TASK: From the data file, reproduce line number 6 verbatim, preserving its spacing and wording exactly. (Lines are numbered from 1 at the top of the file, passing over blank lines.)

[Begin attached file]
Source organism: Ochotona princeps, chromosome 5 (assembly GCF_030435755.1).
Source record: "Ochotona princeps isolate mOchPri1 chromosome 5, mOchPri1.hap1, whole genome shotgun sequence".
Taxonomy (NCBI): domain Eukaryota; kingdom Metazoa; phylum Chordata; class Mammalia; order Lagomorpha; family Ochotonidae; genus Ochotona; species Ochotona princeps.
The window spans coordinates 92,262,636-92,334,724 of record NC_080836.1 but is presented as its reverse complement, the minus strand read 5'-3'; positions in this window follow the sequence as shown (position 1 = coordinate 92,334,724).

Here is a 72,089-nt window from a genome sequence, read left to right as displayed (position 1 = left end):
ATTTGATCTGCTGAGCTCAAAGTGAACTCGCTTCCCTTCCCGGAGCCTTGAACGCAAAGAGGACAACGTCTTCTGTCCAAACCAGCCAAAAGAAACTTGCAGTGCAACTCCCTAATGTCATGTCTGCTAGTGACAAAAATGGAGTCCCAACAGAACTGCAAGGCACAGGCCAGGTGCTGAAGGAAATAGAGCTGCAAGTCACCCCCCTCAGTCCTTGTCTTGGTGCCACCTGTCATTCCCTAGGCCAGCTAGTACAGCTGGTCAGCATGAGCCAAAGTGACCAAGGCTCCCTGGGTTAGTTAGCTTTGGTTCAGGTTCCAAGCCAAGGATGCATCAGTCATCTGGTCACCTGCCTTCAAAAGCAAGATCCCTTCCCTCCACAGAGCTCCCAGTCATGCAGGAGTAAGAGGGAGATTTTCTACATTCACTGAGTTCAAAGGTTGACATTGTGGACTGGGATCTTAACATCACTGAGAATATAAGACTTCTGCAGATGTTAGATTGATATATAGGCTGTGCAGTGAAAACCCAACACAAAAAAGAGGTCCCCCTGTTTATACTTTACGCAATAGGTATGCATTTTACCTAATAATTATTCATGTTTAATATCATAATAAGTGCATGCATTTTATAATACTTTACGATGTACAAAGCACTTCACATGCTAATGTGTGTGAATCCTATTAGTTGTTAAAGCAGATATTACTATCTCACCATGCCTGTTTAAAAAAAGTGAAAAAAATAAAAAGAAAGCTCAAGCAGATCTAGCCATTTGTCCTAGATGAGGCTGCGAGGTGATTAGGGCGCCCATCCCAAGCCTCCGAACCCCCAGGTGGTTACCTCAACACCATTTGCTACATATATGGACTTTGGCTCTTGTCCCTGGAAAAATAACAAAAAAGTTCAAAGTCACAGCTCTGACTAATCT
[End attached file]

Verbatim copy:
ATTTGATCTGCTGAGCTCAAAGTGAACTCGCTTCCCTTCCCGGAGCCTTGAACGCAAAGAGGACAACGTCTTCTGTCCAAACCAGCCAAAAGAAACTTGCAGTGCAACTCCCTAATGTCATGTCTGCTAGTGACAAAAATGGAGTCCCAACAGAACTGCAAGGCACAGGCCAGGTGCTGAAGGAAATAGAGCTGCAAGTCACCCCCCTCAGTCCTTGTCTTGGTGCCACCTGTCATTCCCTAGGCCAGCTAGTACAGCTGGTCAGCATGAGCCAAAGTGACCAAGGCTCCCTGGGTTAGTTAGCTTTGGTTCAGGTTCCAAGCCAAGGATGCATCAGTCATCTGGTCACCTGCCTTCAAAAGCAAGATCCCTTCCCTCCACAGAGCTCCCAGTCATGCAGGAGTAAGAGGGAGATTTTCTACATTCACTGAGTTCAAAGGTTGACATTGTGGACTGGGATCTTAACATCACTGAGAATATAAGACTTCTGCAGATGTTAGATTGATATATAGGCTGTGCAGTGAAAACCCAACACAAAAAAGAGGTCCCCCTGTTTATACTTTACGCAATAGGTATGCATTTTACCTAATAATTATTCATGTTTAATATCATAATAAGTGCATGCATTTTATAATACTTTACGATGTACAAAGCACTTCACATGCTAATGTGTGTGAATCCTATTAGTTGTTAAAGCAGATATTACTATCTCACCATGCCTGTTTAAAAAAAGTGAAAAAAATAAAAAGAAAGCTCAAGCAGATCTAGCCATTTGTCCTAGATGAGGCTGCGAGGTGATTAGGGCGCCCATCCCAAGCCTCCGAACCCCCAGGTGGTTACCTCAACACCATTTGCTACATATATGGACTTTGGCTCTTGTCCCTGGAAAAATAACAAAAAAGTTCAAAGTCACAGCTCTGACTAATCT